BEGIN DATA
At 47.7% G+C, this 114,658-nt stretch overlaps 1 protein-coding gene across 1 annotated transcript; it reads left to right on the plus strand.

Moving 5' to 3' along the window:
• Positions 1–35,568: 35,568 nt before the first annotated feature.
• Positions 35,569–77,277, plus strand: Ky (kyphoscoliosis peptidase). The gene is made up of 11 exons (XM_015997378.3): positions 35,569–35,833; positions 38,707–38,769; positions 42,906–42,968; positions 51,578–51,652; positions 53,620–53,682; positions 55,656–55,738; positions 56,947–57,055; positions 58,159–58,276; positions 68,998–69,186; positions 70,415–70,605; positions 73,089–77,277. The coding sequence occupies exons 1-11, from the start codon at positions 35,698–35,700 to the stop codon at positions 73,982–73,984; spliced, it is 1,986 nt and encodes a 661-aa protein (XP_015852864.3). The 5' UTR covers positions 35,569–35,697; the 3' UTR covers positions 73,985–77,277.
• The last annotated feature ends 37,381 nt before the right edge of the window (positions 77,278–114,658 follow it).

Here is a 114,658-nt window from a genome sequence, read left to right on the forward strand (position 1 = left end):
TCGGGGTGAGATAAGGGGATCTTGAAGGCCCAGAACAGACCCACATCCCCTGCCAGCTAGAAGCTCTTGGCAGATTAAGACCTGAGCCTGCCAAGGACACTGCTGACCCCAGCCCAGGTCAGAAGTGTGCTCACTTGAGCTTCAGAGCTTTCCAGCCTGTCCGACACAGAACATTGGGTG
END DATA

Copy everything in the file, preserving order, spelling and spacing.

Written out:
At 47.7% G+C, this 114,658-nt stretch overlaps 1 protein-coding gene across 1 annotated transcript; it reads left to right on the plus strand.

Moving 5' to 3' along the window:
• Positions 1–35,568: 35,568 nt before the first annotated feature.
• Positions 35,569–77,277, plus strand: Ky (kyphoscoliosis peptidase). The gene is made up of 11 exons (XM_015997378.3): positions 35,569–35,833; positions 38,707–38,769; positions 42,906–42,968; positions 51,578–51,652; positions 53,620–53,682; positions 55,656–55,738; positions 56,947–57,055; positions 58,159–58,276; positions 68,998–69,186; positions 70,415–70,605; positions 73,089–77,277. The coding sequence occupies exons 1-11, from the start codon at positions 35,698–35,700 to the stop codon at positions 73,982–73,984; spliced, it is 1,986 nt and encodes a 661-aa protein (XP_015852864.3). The 5' UTR covers positions 35,569–35,697; the 3' UTR covers positions 73,985–77,277.
• The last annotated feature ends 37,381 nt before the right edge of the window (positions 77,278–114,658 follow it).

Here is a 114,658-nt window from a genome sequence, read left to right on the forward strand (position 1 = left end):
TCGGGGTGAGATAAGGGGATCTTGAAGGCCCAGAACAGACCCACATCCCCTGCCAGCTAGAAGCTCTTGGCAGATTAAGACCTGAGCCTGCCAAGGACACTGCTGACCCCAGCCCAGGTCAGAAGTGTGCTCACTTGAGCTTCAGAGCTTTCCAGCCTGTCCGACACAGAACATTGGGTG